Coast base jumpers fined over Brisbane crane attempt

FOUR experienced base jumpers spent a month planning how they would climb scaffolding at a construction site in Brisbane's CBD and then jump from the top of a crane 120 metres from the ground.

Having 385 jumps between them across the United States and Europe where base jumping is allowed, the group thought they would give it a shot in their home city.

They chose a construction site on the corner of Albert and Alice streets and parachuted from the peak of the crane into the city's botanic gardens.

But here base jumping is illegal.

They will collectively pay $1800 in fines for the parachuting feat - $450 each.

Bli Bli men Blake Peter Ashwell, 29, and Benjamin Lindsay Garnsey, 33, Glasshouse Mountains woman Jasmine Alisha Melville, 25, and Deagon man Matthew David Blaiklock, 31, pleaded guilty Sandgate Magistrates Court this morning to unregulated high risk activity.

The court heard they were lucky not to face trespassing charges too.

Police prosecutor Jodie Brennan told the court police caught three of them loading their gear into a car on Lower River Terrace near the Kangaroo Point cliffs soon after they fled over the Goodwill Bridge about 10pm on July 19.

THE crane from which four base jumpers launched themselves in Brisbane.
THE crane from which four base jumpers launched themselves in Brisbane.

Solicitor Rory Cunningham said his clients had no criminal history and were concerned about the consequences for their careers and future travel.

"They wish to assure the court they won't be back before any court in this country for this type of behaviour again," he said.

"All are very experienced sky divers and all are very experienced base jumpers, and have undertaken some professional courses in other jurisdictions such as the United States and Europe where this sort of activity is permitted.

"They are well aware this is not permitted here in this country and the behaviour will not be repeated."

When asked outside court whether the group had any warnings for people considering doing something similar, Garnsey said:  "Follow the proper training as we did and mitigate all the risks".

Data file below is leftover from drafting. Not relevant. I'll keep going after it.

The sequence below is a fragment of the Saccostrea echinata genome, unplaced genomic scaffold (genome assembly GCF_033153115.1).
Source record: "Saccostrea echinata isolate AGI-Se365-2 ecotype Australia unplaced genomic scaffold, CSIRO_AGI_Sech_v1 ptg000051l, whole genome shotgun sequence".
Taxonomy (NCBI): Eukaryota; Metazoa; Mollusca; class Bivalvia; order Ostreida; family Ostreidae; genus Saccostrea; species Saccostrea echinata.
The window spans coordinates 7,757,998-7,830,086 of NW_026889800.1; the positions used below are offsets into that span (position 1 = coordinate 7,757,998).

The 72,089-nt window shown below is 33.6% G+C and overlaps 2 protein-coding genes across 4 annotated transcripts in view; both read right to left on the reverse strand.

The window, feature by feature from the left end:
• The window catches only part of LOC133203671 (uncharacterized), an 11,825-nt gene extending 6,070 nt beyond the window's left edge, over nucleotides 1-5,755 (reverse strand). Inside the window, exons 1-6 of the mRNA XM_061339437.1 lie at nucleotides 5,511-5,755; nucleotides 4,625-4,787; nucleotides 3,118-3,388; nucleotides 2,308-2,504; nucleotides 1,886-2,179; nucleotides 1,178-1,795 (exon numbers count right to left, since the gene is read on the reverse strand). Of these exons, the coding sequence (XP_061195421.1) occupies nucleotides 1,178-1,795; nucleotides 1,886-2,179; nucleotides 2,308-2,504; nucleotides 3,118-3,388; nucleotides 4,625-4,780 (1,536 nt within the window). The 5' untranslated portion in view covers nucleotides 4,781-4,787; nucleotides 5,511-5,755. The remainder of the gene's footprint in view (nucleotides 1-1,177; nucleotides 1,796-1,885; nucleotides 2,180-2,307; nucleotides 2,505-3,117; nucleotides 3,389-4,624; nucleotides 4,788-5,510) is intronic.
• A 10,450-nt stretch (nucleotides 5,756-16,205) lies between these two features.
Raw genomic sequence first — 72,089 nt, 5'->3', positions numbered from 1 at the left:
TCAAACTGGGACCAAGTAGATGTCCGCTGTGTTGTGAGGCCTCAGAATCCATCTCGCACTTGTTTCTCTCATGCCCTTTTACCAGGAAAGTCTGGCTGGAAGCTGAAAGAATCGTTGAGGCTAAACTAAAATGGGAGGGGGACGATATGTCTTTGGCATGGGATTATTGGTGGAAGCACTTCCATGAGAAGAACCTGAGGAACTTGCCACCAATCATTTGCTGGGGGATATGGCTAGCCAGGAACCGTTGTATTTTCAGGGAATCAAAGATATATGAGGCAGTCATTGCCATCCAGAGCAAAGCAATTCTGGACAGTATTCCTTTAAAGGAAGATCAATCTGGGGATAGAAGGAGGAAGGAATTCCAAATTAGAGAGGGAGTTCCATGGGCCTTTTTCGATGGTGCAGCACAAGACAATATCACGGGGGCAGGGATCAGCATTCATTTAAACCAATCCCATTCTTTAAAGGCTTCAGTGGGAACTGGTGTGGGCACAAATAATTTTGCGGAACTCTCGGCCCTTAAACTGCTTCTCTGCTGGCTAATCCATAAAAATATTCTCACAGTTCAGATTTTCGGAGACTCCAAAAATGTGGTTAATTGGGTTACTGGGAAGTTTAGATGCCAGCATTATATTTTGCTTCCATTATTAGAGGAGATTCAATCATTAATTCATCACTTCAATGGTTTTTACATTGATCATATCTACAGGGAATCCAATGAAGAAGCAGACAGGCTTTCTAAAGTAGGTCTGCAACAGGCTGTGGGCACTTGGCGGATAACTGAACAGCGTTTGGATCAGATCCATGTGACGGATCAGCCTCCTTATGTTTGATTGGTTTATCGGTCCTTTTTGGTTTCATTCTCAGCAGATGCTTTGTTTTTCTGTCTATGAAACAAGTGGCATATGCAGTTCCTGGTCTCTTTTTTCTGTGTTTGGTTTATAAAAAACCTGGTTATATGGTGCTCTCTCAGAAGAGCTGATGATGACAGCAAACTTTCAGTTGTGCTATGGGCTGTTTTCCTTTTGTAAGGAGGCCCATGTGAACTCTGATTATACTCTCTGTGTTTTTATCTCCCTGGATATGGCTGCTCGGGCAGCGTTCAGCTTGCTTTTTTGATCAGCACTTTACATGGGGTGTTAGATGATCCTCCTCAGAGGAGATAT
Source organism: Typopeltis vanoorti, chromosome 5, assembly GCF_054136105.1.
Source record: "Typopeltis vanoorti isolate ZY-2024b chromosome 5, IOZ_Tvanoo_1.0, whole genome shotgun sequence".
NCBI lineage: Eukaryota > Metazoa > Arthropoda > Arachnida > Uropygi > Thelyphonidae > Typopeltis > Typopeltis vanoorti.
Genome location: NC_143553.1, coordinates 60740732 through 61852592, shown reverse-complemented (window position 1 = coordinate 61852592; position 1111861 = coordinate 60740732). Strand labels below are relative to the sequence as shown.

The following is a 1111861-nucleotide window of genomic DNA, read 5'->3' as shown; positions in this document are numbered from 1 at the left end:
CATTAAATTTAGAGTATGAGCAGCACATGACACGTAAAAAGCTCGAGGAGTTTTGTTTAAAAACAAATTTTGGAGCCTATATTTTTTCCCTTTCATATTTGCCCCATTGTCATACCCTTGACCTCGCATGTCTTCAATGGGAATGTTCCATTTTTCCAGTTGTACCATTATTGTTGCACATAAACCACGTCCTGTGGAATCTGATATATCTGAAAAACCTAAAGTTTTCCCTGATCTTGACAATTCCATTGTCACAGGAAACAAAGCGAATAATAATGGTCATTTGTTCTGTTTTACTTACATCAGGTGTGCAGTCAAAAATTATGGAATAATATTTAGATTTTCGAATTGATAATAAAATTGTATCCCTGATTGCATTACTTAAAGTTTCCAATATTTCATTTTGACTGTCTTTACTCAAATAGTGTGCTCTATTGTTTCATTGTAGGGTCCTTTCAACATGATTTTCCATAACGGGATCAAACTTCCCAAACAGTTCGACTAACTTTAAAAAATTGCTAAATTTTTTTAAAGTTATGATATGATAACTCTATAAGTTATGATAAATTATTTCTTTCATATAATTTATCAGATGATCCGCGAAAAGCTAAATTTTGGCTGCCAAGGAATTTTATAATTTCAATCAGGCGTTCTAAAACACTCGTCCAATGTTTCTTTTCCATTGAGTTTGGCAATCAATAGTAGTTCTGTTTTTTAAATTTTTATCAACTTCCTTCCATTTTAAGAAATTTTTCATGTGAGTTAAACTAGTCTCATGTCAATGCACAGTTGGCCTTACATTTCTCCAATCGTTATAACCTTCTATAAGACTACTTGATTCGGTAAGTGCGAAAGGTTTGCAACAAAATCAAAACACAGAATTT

Mr Cunningham said it was a "highly-planned, well-rehearsed and safe operation".

But he acknowledged that was a double-edged sword because he was saying it was a well-planned unlawful activity.

"They had a high regard to their safety and a high regard to members of the public as well," he said.

"There was a protocol they complied with. There were strict and rigid procedures they complied with. The jump, for want of a better word, a success.

"They are not individuals who willy-nilly went up a tower and jumped."

Magistrate John McGrath said the planning meant the group was not acting opportunistically but noted they considered safety in the preparation.

"This matter seems to be a little unusual in that it wasn't done in an attempt to attract the attention of others," he said.

"It seems to have been a personal event between the group of you."

The court heard Garnsey was a cabinet maker employing about 30 people, Ashwell and Blaiklock were electricians, and Melville was an aircraft maintenance engineer.

Blaiklock, a sky diving instructor, is currently working in abseiling and rope work on high-rise developments.

All are single without children except for Ashwell, who has a partner and four-year-old child.

The court heard they might also face a disciplinary process from the Australian Parachute Federation. - ARM

NEWSDESK

PREVIOUS BASE JUMPS

Benjamin Garnsey: 100

Blake Ashwell: 185

Jasmine Melville: 35

Matthew Blaiklock: 65



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